The role of the atmospheric circulation in the record minimum extent of open water in the Ross Sea in the 2003 austral summer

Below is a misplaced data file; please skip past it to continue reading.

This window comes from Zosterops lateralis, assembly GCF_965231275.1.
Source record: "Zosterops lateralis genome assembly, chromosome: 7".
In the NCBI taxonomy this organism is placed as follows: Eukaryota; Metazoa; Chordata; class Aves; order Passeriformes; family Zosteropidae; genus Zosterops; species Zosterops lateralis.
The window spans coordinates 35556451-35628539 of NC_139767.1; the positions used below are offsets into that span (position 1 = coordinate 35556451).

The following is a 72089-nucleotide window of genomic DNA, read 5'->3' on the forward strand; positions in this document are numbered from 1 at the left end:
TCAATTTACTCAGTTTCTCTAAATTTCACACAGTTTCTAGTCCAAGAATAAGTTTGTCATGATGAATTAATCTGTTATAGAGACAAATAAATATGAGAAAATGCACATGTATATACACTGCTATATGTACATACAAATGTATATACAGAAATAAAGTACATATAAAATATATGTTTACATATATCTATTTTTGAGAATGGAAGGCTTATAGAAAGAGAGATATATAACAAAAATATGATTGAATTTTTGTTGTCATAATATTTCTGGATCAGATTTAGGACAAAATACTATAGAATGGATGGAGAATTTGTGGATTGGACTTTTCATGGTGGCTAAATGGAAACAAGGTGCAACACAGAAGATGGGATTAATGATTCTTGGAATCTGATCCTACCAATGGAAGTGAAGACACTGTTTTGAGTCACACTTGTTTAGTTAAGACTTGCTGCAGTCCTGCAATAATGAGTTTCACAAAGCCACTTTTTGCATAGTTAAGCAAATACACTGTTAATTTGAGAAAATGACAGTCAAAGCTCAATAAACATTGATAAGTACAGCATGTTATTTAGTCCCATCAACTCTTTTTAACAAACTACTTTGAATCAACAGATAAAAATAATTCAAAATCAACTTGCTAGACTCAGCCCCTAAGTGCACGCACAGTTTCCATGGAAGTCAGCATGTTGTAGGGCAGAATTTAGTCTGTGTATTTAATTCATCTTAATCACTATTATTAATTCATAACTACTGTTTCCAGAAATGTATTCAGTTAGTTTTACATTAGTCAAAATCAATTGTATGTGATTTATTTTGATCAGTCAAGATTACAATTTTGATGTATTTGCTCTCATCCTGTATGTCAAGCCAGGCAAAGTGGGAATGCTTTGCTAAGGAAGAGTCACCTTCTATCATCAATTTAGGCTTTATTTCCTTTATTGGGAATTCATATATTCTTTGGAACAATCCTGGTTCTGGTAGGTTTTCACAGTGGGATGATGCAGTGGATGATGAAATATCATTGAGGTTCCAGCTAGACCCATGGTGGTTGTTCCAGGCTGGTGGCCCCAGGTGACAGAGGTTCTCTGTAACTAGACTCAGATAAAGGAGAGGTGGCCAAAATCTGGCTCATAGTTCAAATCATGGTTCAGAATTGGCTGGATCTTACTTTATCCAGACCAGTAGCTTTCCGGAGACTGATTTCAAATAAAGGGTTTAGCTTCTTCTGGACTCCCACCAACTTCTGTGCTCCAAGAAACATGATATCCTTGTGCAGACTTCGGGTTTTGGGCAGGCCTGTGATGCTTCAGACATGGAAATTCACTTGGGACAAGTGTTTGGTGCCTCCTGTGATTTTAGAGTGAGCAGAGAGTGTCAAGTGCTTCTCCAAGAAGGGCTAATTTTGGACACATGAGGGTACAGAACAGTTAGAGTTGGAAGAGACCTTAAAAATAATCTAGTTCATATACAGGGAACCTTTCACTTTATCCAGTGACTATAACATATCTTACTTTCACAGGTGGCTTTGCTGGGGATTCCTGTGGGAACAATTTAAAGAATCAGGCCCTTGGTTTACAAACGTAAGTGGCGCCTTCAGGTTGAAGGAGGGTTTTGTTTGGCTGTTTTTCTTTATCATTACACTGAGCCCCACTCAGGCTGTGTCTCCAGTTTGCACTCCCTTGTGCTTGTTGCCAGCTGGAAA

first_imgThe contribution of the atmospheric circulation to a record minimum extent of open water in the polar Ross Sea (RS) region in the 2003 austral summer is examined. Two major findings are reached in this study. The first is that the origins of this anomaly are more complex than previously thought, with an anomalous atmospheric circulation contributing at least as much to the lack of open water as damming of sea ice by a large iceberg known as C-19. Only in the western RS, where C-19 lay, is damming found to restrict open water in the spring of 2002 (October-December), but even here the coldest spring in the last 15 years extended the sea-ice formation season. Elsewhere in the RS the divergent northward ice drift that normally occurs widely reversed to southward in early spring and was then followed by negligible ice motion. The most anomalous springtime ice drift occurred in the central and eastern RS rather than near C-19 and was mirrored in the weakest southerly winds on record in central areas. The unusual southward ice drift in early spring 2002 caused widespread convergence and compaction of the normally thin and undeformed first-year ice along and north of the central and eastern Ross Ice Shelf (RIS). Compacted ice with few leads would have been slow to melt in the warmest summer (January-February) months. Direct observations also indicate that sea surface temperatures (SSTs) rapidly fell to freezing in the central and western RS in February 2003 supporting new ice formation. All the available data indicate these were due to the cold spring and the extensive, compact ice cover in the late spring of 2002 and in January 2003 preventing most of the incoming solar radiation from reaching the ocean. The second finding is that sea ice in the summer of 2003 would have been very extensive even if C-19 had not occurred. This is based on comparisons with other years of extensive summer ice, notably one when no large iceberg occurred. Ice motion and atmospheric circulation patterns in this case resembled those in the spring of 2002 and the summer of 2003. Evidence that the anomalous atmospheric circulation in the RS in the spring of 2002 was typical of El Niño events is also discussed.last_img read more